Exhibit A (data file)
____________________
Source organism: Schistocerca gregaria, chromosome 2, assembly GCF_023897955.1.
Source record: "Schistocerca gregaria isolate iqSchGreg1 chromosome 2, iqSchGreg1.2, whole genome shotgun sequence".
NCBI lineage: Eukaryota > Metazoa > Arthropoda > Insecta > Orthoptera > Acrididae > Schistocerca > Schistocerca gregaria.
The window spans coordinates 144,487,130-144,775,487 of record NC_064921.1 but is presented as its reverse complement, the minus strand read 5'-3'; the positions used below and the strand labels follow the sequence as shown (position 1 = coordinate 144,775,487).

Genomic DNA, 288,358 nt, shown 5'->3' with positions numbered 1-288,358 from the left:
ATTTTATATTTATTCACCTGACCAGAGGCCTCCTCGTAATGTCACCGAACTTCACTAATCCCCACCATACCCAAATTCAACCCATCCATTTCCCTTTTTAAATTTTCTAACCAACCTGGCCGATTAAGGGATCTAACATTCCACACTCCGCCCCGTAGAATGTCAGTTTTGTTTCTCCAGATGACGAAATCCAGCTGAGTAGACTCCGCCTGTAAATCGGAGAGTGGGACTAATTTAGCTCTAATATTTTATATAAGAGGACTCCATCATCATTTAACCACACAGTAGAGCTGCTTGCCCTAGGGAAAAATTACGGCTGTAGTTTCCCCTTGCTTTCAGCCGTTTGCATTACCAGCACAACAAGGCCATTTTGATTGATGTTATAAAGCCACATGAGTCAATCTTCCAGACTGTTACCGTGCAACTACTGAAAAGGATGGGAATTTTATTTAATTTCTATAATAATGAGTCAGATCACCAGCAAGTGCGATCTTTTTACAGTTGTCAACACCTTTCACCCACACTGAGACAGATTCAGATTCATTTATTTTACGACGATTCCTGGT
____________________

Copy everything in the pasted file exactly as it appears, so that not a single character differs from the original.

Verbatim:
Source organism: Schistocerca gregaria, chromosome 2, assembly GCF_023897955.1.
Source record: "Schistocerca gregaria isolate iqSchGreg1 chromosome 2, iqSchGreg1.2, whole genome shotgun sequence".
NCBI lineage: Eukaryota > Metazoa > Arthropoda > Insecta > Orthoptera > Acrididae > Schistocerca > Schistocerca gregaria.
The window spans coordinates 144,487,130-144,775,487 of record NC_064921.1 but is presented as its reverse complement, the minus strand read 5'-3'; the positions used below and the strand labels follow the sequence as shown (position 1 = coordinate 144,775,487).

Genomic DNA, 288,358 nt, shown 5'->3' with positions numbered 1-288,358 from the left:
ATTTTATATTTATTCACCTGACCAGAGGCCTCCTCGTAATGTCACCGAACTTCACTAATCCCCACCATACCCAAATTCAACCCATCCATTTCCCTTTTTAAATTTTCTAACCAACCTGGCCGATTAAGGGATCTAACATTCCACACTCCGCCCCGTAGAATGTCAGTTTTGTTTCTCCAGATGACGAAATCCAGCTGAGTAGACTCCGCCTGTAAATCGGAGAGTGGGACTAATTTAGCTCTAATATTTTATATAAGAGGACTCCATCATCATTTAACCACACAGTAGAGCTGCTTGCCCTAGGGAAAAATTACGGCTGTAGTTTCCCCTTGCTTTCAGCCGTTTGCATTACCAGCACAACAAGGCCATTTTGATTGATGTTATAAAGCCACATGAGTCAATCTTCCAGACTGTTACCGTGCAACTACTGAAAAGGATGGGAATTTTATTTAATTTCTATAATAATGAGTCAGATCACCAGCAAGTGCGATCTTTTTACAGTTGTCAACACCTTTCACCCACACTGAGACAGATTCAGATTCATTTATTTTACGACGATTCCTGGT